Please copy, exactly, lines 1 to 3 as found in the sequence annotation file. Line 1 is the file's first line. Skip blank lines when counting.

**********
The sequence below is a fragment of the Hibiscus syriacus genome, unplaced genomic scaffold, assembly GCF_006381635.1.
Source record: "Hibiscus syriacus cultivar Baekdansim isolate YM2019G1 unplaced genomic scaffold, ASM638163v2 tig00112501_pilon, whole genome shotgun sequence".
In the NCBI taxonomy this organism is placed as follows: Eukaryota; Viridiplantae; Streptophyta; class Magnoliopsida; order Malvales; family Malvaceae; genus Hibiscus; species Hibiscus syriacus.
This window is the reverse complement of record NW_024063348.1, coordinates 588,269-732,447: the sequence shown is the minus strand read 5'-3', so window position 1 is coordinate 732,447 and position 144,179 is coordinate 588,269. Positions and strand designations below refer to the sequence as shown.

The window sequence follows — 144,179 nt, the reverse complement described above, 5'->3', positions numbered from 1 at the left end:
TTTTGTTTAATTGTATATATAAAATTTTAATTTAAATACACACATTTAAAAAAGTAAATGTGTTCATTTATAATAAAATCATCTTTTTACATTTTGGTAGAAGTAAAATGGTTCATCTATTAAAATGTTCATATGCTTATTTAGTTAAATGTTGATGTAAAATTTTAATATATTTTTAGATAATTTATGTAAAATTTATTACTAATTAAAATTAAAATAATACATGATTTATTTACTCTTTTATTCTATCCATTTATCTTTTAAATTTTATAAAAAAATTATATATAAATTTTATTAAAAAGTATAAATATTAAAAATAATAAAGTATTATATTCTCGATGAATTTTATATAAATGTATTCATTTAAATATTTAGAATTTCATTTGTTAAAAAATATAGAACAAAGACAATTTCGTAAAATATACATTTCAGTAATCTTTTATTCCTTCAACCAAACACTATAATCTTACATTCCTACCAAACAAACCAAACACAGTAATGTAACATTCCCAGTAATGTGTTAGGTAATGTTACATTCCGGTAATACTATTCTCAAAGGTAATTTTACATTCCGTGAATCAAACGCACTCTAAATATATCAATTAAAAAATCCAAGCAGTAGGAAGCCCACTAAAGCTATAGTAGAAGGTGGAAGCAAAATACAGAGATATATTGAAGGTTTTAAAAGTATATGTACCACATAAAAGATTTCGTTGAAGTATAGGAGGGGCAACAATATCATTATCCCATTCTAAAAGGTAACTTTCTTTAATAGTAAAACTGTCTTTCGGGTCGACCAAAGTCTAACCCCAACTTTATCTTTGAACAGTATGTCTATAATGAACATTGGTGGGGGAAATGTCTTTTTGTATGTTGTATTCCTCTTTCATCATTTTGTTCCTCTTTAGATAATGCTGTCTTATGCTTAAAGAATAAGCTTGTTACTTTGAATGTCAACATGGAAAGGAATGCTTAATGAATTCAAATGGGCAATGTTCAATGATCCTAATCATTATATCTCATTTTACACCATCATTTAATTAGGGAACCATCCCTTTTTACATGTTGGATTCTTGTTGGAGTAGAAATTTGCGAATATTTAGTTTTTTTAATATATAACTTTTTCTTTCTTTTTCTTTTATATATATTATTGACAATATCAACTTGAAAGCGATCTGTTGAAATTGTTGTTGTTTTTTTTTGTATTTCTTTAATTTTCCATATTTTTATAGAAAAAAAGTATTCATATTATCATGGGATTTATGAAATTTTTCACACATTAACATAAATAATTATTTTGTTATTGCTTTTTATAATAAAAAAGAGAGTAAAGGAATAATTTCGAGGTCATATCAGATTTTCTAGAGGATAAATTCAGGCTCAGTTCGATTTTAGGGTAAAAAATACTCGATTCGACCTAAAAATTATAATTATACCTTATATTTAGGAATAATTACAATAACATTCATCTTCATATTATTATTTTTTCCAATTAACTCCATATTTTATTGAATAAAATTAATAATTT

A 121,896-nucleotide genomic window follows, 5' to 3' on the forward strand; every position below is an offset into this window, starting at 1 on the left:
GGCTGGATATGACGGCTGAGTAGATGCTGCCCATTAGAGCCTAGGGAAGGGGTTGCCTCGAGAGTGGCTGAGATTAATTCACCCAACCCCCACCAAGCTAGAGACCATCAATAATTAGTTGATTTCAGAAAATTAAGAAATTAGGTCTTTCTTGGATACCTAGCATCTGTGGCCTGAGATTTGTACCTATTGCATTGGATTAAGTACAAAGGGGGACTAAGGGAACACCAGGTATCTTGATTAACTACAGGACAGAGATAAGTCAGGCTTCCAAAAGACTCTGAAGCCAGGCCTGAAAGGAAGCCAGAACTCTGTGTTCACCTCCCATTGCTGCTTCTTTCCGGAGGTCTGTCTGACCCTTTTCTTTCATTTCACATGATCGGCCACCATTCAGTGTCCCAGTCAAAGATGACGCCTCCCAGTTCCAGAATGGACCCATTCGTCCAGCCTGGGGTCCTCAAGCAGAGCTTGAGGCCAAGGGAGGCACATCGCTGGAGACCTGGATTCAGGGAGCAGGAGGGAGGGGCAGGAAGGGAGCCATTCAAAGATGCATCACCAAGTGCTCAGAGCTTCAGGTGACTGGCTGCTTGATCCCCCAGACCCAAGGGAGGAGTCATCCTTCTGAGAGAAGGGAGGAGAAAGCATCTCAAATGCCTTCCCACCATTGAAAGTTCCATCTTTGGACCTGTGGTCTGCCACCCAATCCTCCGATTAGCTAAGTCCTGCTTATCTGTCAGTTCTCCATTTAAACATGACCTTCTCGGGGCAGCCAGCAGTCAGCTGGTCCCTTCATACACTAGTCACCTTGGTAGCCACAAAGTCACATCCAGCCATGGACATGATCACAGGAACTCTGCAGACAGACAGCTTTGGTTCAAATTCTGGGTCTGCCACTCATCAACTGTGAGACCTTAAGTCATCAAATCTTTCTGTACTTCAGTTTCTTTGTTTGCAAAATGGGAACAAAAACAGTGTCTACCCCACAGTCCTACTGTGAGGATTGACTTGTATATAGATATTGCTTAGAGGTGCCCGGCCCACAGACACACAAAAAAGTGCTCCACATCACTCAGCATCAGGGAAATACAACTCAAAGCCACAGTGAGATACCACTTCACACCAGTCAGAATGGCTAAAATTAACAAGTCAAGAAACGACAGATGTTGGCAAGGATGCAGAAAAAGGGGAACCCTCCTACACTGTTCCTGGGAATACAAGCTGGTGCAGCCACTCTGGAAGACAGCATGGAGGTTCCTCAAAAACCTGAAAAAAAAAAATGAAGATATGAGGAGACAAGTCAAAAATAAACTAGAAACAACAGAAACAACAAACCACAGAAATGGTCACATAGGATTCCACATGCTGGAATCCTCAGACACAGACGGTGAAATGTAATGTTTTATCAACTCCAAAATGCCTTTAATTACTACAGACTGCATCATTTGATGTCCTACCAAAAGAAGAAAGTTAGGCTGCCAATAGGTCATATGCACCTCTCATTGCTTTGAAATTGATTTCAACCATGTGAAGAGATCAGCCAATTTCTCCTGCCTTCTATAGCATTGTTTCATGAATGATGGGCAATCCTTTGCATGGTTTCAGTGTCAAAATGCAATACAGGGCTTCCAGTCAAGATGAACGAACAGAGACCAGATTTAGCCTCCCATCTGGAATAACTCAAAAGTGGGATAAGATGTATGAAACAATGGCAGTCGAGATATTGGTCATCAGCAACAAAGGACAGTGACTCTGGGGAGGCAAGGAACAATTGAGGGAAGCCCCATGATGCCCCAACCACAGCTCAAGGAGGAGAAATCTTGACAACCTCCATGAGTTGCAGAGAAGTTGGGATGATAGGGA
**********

The sequence below is a fragment of the Hibiscus syriacus genome, unplaced genomic scaffold, assembly GCF_006381635.1.
Source record: "Hibiscus syriacus cultivar Baekdansim isolate YM2019G1 unplaced genomic scaffold, ASM638163v2 tig00112501_pilon, whole genome shotgun sequence".
In the NCBI taxonomy this organism is placed as follows: Eukaryota; Viridiplantae; Streptophyta; class Magnoliopsida; order Malvales; family Malvaceae; genus Hibiscus; species Hibiscus syriacus.